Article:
Bloomberg has an article on the international implications to remind us competitors are watching and acting as many of us look inward very intensely. This article reminds us that even though the Doha rounds are done, the WTO structure is in place.
A U.S.-triggered spate of global carmaker-bailout proposals may spark trade disputes over whether the Americans are unfairly trying to subsidize their industry or just making up for state aid that foreign rivals already enjoy.
As the U.S. considers a lifeline for its auto companies, officials in Europe, Canada and Asia are considering their own aid packages — even as the European Union threatens to lodge a complaint against any U.S. bailout to protect manufacturers from Renault SA in France to Fiat SpA in Italy.
China also may complain, though the government is considering helping SAIC Motor Corp. and Guangzhou Automobile Group Co.
Any World Trade Organization complaints may open a Pandora’s Box, bringing to a head a long-simmering dispute over policies that U.S.-based General Motors Corp., Ford Motor Co. and Chrysler LLC say unfairly aid rivals, including state-financed health-care and retirement benefits, and currency policies.
“Frankly, it’s stones and glass houses,” said Garel Rhys, professor of automotive economics at Cardiff Business School in Wales. “Everybody has been at this game for their own interests; nobody is pure.”
Neelie Kroes, the European Union’s antitrust chief, weighed in on the debate yesterday, urging the bloc’s 27 nations to avoid the “costly trap of a subsidy race” that would give some countries unfair advantages.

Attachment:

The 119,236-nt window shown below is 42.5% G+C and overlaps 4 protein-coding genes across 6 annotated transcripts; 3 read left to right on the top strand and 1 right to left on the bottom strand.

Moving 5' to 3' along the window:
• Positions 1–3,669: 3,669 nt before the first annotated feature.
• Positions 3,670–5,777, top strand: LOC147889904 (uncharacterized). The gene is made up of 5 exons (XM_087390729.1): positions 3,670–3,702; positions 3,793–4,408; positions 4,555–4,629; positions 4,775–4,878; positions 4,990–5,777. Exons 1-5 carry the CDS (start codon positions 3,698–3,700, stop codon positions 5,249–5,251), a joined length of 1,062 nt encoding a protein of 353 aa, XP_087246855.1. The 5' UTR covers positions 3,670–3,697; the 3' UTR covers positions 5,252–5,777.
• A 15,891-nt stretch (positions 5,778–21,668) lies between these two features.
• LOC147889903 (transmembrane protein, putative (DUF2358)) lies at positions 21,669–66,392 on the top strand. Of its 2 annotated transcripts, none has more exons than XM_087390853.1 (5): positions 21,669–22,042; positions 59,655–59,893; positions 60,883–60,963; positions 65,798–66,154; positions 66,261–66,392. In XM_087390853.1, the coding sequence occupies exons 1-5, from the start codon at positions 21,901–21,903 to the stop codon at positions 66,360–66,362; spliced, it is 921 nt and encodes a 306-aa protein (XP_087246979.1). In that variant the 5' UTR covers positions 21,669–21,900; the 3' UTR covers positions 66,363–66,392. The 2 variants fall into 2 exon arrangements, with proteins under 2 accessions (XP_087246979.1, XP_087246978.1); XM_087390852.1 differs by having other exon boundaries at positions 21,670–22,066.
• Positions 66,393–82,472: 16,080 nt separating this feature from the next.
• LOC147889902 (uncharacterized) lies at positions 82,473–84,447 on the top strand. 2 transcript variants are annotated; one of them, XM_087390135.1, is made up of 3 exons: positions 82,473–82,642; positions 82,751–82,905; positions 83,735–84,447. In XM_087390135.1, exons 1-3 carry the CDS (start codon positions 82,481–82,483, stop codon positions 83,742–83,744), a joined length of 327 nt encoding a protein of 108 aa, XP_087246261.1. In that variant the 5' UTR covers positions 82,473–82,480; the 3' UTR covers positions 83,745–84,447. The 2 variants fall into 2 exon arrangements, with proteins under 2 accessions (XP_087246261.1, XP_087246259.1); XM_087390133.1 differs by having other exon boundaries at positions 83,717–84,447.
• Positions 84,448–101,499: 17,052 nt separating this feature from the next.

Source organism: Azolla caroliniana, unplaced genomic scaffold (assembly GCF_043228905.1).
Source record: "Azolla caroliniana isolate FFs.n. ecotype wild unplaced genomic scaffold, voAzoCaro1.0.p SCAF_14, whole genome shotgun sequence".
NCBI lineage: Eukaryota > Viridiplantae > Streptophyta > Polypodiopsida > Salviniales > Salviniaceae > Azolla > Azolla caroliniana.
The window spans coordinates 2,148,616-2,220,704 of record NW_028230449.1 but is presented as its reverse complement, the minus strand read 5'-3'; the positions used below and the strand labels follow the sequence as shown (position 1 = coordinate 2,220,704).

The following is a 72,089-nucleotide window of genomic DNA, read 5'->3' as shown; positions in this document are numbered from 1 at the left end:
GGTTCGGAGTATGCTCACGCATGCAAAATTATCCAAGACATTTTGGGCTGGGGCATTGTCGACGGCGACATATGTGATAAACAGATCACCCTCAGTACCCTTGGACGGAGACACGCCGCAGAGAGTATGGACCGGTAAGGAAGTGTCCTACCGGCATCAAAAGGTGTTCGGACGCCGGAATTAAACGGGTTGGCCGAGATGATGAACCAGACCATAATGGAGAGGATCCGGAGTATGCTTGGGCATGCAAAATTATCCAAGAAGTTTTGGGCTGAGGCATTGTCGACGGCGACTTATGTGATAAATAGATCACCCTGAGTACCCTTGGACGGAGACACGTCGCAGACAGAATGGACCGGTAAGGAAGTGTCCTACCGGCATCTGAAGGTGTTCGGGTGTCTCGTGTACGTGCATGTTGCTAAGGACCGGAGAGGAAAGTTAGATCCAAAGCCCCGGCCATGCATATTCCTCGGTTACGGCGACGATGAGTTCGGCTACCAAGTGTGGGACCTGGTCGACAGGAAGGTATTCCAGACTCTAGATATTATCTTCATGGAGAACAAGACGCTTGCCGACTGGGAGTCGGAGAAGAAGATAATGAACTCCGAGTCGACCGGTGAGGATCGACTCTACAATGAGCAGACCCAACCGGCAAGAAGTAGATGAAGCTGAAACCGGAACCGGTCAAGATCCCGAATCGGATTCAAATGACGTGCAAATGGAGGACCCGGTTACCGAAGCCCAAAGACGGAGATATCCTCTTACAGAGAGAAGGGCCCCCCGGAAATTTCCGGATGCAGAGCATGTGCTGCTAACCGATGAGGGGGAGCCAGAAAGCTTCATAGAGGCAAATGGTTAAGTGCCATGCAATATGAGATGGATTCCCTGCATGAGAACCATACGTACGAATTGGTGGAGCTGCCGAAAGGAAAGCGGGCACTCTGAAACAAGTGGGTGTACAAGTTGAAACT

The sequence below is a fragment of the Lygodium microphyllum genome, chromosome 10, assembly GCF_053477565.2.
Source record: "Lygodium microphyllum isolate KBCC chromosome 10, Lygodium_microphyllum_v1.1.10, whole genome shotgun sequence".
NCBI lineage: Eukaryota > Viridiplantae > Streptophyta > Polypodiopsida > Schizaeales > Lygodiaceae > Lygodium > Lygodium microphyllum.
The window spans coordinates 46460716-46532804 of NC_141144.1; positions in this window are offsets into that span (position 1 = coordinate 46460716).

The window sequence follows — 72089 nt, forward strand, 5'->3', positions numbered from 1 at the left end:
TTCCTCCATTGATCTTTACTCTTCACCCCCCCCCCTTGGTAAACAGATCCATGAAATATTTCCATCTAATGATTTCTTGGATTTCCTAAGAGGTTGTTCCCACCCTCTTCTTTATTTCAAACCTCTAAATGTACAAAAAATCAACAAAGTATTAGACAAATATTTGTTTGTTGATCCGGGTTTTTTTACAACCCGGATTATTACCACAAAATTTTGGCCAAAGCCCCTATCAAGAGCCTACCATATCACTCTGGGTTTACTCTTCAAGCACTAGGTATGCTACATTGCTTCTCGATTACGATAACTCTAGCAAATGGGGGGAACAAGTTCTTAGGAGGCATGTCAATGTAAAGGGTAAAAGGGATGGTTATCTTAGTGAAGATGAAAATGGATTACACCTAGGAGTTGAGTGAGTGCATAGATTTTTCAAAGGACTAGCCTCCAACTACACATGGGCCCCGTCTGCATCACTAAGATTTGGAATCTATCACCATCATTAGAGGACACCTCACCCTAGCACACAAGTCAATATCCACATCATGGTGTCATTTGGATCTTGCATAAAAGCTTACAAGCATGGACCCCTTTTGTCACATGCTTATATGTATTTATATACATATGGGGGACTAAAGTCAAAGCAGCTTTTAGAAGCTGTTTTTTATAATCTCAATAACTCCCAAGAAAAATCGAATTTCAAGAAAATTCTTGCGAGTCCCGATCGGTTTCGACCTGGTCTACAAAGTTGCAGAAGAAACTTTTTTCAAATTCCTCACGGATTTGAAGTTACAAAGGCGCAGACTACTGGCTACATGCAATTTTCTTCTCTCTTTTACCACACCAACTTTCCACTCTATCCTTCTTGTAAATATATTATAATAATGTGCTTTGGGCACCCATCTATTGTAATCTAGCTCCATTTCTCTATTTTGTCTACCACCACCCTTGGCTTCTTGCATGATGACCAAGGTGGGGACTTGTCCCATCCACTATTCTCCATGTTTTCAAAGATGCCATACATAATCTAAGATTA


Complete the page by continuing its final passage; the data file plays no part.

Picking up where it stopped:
“The temptation may be greater now for member states to give subsidies that can result in their economic problems being exported to their neighbors but that would only worsen the economic difficulties,” Kroes said at a conference in Brussels.
“The European economy and European taxpayers will be better off if politicians choose another, more effective, route,” Kroes added. She pointed to EU rules allowing limited aid that doesn’t distort competition, including grants for entrepreneurs, research, education and environmental projects.
The U.S. kicked off the bailout war. Congress is trying to reach a compromise on giving automakers $25 billion the companies say they need to survive the next year, either by speeding up the use of funds already approved to develop more fuel-saving technologies and models or by providing a new source of funds. President-elect Barack Obama, who complained during the campaign that South Korea created disadvantages for American carmakers, supports helping the industry.